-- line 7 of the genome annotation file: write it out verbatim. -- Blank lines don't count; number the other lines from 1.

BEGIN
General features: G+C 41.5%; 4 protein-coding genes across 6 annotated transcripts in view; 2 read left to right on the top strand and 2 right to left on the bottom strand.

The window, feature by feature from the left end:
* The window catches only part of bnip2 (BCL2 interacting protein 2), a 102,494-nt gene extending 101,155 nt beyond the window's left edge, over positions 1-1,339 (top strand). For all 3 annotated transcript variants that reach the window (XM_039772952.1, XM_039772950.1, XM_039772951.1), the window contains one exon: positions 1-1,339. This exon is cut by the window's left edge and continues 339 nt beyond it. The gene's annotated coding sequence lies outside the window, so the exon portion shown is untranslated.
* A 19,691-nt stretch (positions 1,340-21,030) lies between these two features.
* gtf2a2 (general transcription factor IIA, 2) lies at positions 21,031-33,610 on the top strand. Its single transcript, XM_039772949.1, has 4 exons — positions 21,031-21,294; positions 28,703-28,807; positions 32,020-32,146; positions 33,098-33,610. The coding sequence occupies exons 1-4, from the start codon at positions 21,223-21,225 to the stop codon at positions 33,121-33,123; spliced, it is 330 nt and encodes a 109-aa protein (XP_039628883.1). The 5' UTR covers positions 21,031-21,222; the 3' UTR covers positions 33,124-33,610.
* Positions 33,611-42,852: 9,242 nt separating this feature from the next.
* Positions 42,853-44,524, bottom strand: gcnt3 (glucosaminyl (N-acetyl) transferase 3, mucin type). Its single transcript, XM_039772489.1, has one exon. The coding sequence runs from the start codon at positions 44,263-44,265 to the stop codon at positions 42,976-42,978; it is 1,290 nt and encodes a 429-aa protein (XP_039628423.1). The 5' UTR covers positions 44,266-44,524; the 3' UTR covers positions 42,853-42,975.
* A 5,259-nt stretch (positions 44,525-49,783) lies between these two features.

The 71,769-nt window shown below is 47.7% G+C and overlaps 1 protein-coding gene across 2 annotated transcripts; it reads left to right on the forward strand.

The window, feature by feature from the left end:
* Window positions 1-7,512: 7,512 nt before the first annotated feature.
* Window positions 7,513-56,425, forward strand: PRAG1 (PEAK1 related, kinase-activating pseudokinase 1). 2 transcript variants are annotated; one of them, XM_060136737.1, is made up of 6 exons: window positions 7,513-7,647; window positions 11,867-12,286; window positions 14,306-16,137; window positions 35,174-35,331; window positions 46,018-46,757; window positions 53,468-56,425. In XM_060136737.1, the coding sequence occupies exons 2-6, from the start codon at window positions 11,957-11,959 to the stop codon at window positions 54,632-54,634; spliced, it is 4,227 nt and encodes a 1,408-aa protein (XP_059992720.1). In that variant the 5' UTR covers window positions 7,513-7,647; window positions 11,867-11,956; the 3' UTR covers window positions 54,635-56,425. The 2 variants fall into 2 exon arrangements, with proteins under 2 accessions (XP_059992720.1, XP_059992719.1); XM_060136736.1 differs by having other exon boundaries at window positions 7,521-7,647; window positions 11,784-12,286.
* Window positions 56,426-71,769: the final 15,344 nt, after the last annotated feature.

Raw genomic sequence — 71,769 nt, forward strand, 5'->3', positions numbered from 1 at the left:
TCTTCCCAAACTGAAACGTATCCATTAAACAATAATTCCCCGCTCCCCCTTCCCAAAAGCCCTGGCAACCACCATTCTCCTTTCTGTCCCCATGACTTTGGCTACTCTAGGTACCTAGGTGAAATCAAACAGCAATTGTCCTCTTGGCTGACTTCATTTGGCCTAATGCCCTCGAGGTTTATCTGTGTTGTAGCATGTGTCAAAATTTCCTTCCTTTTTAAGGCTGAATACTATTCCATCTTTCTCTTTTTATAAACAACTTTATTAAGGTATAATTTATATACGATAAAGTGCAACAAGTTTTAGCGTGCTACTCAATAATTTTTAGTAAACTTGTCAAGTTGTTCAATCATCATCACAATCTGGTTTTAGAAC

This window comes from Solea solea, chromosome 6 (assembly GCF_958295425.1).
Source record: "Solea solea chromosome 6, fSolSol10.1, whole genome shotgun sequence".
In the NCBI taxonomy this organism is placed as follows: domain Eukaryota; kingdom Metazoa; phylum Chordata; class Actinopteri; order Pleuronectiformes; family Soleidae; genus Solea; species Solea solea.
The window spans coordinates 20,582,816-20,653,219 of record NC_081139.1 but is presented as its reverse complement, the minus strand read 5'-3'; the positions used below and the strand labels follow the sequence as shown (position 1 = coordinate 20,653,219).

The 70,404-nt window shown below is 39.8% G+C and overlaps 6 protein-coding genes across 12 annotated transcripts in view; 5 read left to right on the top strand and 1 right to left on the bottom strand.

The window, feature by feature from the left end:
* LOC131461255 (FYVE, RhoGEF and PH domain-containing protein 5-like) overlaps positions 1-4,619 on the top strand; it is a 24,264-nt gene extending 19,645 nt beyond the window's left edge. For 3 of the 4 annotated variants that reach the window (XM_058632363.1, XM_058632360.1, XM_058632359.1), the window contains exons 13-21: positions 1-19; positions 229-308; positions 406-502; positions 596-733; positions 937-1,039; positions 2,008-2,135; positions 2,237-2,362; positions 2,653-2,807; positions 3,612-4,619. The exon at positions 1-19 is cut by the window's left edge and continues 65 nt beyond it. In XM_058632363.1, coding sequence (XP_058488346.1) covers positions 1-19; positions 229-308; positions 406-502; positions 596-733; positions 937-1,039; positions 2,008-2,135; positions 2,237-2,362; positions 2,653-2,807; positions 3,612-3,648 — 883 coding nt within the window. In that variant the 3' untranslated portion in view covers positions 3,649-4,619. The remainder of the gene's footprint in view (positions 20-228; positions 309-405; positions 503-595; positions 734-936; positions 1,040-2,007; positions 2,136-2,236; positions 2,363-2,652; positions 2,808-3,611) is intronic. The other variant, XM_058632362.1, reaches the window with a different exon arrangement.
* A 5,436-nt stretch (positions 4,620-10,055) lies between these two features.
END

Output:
* Positions 42,853-44,524, bottom strand: gcnt3 (glucosaminyl (N-acetyl) transferase 3, mucin type). Its single transcript, XM_039772489.1, has one exon. The coding sequence runs from the start codon at positions 44,263-44,265 to the stop codon at positions 42,976-42,978; it is 1,290 nt and encodes a 429-aa protein (XP_039628423.1). The 5' UTR covers positions 44,266-44,524; the 3' UTR covers positions 42,853-42,975.